Landonline colour-blind

A lack of clarity in plans and the smaller diagrams included with land titles on Landonline could present legal difficulties in approving land transactions and new developments, says a former district land regis

A lack of clarity in plans and the smaller diagrams included with land titles on Landonline could present legal difficulties in approving land transactions and new developments, says a former district land registrar.

Many older digitised plans were scanned from microfilm and not the original paper plan and are in black and white, says former registrar and Nelson lawyer David Phillips.

Landonline operations head Lindsay Meehan confirms this.

A monochrome image may make it difficult to interpret an easement on a property, for example, Phillips says, since this is often represented by a distinctively coloured line or shaded band. On modern plans, the easements are lettered.

Meehan dismisses this as “not an issue”. Though there have been grumbles about it, no actual legal difficulties have been conveyed to Linz, he says.

In “about 45%” of cases, anticipating problems, the original plan has been scanned in colour, Meehan says. Someone searching for a plan online gets first the monochrome image, then, in cases of difficulty can retrieve the colour image if there is one.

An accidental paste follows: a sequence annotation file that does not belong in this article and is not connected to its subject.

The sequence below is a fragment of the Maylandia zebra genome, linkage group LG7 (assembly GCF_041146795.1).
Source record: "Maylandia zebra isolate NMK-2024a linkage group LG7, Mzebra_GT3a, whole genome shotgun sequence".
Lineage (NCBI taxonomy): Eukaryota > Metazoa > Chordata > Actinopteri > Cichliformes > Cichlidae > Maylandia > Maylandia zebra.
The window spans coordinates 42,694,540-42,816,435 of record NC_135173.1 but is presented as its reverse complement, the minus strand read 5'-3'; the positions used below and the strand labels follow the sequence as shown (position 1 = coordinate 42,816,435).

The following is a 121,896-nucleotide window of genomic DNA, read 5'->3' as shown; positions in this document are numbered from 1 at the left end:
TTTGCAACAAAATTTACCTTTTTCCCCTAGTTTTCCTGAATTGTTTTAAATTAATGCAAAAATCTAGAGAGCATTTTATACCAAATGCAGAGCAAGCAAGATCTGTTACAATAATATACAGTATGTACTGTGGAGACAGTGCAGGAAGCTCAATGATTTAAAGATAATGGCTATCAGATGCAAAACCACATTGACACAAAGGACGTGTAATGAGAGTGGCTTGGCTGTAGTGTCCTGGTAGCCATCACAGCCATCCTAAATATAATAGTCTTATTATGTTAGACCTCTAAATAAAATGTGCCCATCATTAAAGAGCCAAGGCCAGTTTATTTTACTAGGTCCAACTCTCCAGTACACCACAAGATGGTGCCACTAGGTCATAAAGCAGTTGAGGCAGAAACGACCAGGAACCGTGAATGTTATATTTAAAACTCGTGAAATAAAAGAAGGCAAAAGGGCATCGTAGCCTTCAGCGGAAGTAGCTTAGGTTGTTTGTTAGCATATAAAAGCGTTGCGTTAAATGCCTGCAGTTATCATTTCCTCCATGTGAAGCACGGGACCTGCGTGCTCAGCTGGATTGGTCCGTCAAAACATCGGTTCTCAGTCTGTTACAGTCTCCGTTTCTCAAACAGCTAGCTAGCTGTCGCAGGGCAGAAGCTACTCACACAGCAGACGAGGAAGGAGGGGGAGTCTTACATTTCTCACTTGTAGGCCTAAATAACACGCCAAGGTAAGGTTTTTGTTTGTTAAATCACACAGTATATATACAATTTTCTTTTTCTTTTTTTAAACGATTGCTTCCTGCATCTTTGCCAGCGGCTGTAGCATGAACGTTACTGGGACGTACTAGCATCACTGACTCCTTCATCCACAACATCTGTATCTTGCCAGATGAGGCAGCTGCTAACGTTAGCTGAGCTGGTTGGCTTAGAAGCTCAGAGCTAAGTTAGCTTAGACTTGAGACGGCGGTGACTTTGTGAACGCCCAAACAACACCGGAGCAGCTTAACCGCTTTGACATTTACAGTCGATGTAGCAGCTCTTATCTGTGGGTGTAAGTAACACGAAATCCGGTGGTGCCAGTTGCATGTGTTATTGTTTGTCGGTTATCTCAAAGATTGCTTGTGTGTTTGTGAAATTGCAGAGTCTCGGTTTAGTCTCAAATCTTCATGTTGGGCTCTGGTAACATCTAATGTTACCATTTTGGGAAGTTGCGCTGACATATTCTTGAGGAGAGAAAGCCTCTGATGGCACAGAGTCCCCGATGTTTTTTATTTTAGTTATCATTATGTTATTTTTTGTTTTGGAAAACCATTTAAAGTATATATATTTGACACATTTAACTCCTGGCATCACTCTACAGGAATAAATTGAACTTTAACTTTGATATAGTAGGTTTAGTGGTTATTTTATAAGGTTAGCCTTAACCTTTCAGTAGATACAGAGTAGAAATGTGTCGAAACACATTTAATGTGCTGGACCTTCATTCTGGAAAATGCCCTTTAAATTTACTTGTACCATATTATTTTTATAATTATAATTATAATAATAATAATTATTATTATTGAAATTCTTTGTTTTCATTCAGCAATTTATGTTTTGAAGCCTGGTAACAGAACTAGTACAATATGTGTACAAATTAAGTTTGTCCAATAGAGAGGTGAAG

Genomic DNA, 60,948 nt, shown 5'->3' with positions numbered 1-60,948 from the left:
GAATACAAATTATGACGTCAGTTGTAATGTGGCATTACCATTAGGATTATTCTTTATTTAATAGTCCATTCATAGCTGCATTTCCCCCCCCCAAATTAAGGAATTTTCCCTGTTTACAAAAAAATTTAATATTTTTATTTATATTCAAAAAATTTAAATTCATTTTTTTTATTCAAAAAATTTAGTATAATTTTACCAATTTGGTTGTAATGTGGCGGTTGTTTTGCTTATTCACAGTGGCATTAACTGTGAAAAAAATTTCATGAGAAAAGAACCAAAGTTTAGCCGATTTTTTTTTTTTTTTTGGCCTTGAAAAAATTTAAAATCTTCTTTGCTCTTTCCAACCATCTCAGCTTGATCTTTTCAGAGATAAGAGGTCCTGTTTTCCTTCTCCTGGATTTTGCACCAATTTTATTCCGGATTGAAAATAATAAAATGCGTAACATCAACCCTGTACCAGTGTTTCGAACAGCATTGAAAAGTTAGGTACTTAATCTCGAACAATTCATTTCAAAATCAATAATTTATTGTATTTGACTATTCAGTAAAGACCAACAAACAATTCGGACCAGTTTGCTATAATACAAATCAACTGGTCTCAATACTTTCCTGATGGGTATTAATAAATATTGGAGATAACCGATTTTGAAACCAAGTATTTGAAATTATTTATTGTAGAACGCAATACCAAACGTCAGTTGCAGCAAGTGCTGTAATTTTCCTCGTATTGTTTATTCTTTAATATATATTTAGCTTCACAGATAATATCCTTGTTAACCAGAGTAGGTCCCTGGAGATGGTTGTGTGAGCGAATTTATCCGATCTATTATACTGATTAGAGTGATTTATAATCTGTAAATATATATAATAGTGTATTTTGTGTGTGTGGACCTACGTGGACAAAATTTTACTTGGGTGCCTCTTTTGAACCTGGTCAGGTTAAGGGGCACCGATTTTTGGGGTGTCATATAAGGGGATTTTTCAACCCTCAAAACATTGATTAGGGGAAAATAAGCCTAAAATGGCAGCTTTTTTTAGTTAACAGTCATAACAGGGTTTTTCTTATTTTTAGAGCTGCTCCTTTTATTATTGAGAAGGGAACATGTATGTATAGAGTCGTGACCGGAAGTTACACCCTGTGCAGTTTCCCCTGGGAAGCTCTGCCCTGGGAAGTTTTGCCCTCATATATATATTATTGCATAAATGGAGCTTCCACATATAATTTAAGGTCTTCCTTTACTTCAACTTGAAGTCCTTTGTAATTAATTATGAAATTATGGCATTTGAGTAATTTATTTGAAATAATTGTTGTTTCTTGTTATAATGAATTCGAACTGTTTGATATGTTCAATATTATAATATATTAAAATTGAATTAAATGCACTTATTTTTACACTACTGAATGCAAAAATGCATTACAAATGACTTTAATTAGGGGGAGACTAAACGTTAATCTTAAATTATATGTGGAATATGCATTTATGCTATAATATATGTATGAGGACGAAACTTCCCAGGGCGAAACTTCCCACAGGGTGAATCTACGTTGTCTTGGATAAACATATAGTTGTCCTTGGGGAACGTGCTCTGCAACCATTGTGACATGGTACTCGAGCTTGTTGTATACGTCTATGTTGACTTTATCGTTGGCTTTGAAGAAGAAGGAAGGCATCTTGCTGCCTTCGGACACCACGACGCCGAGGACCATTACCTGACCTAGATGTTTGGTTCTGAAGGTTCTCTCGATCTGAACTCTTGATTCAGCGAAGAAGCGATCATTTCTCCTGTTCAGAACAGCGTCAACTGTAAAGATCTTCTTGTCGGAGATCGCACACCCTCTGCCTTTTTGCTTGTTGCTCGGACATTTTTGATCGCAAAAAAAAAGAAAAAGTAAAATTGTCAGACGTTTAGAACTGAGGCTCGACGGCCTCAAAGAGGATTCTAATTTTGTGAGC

Where this fails, there is always the option to refer to the plan in the original bound volume, he says. Although the Nelson office of Linz has been closed, it would not be difficult to get an agent to look up the plan in Christchurch, where it would now be stored. Coloured features are usually distinguishable as grey rather than black — “and you’d just need to ask someone in Christchurch, ‘Please go and look at the plan and verify that the grey band is the easement referred to as being coloured yellow on the original.’ That shouldn’t be difficult.”

Diagrams on titles have always been in monochrome, so the situation there is no more difficult than it was under the manual system, Meehan says.

Phillips, of law practice McFadden McMeeken Phillips, referred the difficulties he saw to the Law Society’s delegate to Landonline. The delegate handed it on to Linz, and Phillips received a reply from Meehan. Phillips is still not satisfied that all difficulty has been removed, he says. “But I’ve not taken the matter further at the present time.”

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